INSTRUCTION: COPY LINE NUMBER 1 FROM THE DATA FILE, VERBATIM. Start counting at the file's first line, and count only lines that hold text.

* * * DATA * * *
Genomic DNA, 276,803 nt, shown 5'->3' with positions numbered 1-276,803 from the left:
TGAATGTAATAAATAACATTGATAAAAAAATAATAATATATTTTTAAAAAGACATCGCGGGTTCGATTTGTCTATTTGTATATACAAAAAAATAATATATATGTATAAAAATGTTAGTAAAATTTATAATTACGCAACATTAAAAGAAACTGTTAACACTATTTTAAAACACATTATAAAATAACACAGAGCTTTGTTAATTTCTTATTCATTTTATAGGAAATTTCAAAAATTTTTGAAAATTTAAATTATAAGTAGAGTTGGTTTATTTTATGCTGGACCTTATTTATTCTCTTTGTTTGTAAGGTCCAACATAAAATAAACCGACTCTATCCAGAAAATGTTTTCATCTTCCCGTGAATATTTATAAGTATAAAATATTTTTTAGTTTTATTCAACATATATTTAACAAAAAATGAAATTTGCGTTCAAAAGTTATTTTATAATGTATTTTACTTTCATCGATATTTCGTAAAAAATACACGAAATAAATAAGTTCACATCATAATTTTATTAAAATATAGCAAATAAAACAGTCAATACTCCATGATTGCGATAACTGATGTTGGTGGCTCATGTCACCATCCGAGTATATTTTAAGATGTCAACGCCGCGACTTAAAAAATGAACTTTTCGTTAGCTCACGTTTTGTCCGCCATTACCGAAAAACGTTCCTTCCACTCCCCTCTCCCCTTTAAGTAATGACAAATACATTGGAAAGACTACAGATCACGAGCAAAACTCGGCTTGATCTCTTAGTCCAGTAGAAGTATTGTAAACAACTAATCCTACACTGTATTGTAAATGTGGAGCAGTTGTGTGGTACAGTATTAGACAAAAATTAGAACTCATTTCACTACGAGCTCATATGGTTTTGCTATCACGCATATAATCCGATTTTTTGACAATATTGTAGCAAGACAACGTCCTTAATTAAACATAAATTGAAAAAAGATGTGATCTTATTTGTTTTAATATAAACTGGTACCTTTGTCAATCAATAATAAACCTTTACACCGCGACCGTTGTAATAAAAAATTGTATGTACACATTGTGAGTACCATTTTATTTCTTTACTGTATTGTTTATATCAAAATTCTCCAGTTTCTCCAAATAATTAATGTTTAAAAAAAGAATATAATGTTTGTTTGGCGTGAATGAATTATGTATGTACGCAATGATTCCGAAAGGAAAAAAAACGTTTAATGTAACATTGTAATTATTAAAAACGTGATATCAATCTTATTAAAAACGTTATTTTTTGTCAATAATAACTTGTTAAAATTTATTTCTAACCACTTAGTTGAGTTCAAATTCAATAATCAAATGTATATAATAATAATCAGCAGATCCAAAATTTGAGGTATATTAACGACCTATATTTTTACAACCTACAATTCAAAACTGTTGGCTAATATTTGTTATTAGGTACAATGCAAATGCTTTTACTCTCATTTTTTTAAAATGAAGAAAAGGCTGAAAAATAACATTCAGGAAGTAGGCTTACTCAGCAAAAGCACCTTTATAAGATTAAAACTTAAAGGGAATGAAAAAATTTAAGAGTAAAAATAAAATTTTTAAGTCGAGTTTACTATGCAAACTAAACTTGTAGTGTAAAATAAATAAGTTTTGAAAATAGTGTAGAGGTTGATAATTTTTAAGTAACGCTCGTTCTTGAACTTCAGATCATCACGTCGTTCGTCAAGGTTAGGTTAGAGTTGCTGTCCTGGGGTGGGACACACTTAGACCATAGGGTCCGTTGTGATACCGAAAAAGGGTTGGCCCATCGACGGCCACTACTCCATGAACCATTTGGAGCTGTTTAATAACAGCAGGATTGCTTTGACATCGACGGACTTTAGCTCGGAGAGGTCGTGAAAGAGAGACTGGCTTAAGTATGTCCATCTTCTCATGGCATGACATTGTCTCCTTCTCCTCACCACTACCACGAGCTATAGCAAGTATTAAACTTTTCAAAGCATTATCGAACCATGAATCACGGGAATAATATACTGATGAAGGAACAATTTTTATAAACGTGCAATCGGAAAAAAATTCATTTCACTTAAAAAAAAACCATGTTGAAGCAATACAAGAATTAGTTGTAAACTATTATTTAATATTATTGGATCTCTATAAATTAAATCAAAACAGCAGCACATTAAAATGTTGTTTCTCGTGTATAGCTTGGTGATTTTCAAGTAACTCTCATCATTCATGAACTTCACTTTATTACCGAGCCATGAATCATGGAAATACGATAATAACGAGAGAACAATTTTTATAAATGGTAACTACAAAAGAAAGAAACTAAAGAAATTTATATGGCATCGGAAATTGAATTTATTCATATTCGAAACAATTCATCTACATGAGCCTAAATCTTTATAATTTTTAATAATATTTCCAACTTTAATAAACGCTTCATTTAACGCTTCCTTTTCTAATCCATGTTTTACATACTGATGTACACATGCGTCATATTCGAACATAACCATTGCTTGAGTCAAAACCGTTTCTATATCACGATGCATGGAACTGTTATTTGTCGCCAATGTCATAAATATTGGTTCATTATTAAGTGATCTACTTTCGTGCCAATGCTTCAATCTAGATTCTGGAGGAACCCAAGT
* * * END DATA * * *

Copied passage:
Genomic DNA, 276,803 nt, shown 5'->3' with positions numbered 1-276,803 from the left: